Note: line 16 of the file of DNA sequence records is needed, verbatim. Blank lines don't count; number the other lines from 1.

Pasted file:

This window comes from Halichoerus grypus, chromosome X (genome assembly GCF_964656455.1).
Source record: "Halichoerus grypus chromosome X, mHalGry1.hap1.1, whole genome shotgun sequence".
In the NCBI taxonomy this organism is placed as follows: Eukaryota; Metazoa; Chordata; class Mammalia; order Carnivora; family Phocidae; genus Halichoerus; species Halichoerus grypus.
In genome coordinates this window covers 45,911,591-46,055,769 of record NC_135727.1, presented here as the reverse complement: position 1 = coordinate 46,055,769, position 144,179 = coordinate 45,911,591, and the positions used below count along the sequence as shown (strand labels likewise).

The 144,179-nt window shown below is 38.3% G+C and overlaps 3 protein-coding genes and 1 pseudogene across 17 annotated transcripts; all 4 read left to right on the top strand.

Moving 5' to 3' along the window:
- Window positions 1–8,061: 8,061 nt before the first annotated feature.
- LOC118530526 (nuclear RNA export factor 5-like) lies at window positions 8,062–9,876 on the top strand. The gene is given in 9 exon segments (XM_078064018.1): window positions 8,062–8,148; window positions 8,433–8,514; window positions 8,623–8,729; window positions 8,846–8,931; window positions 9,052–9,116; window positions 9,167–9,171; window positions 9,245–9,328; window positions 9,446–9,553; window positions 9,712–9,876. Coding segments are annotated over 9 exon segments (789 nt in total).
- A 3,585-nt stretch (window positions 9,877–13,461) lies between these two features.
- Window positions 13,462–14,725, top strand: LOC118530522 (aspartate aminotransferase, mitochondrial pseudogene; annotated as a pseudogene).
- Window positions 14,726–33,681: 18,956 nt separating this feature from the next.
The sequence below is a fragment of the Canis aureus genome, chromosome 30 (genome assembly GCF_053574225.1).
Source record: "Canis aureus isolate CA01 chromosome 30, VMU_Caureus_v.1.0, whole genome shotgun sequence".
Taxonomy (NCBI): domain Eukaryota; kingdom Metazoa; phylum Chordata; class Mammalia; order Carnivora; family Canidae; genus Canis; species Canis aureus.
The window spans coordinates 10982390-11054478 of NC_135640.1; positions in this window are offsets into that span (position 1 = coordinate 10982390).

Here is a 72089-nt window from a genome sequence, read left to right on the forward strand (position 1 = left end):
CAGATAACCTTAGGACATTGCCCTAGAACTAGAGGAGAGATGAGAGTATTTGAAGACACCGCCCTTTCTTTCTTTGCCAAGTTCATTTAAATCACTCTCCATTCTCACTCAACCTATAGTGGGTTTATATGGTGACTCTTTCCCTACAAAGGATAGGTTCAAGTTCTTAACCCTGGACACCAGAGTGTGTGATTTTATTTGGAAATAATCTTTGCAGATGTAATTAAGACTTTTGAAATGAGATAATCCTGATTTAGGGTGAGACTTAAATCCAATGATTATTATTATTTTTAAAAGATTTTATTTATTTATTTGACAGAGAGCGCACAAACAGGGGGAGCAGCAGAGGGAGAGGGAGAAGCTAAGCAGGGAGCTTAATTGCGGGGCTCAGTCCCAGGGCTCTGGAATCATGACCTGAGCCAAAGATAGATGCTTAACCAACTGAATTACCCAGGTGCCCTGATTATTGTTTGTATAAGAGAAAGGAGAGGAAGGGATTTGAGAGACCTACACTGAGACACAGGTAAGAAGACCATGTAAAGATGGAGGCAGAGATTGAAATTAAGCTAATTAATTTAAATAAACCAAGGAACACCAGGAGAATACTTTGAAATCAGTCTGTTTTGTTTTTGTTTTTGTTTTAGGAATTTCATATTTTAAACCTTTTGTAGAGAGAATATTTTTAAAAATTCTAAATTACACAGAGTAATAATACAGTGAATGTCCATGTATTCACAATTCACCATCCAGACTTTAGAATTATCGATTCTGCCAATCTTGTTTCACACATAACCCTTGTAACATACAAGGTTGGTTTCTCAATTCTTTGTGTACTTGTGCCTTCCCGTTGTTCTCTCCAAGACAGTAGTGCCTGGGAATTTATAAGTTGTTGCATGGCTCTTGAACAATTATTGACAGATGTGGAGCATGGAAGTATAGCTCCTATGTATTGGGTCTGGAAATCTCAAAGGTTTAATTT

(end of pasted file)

Here is a 72089-nt window from a genome sequence, read left to right on the forward strand (position 1 = left end):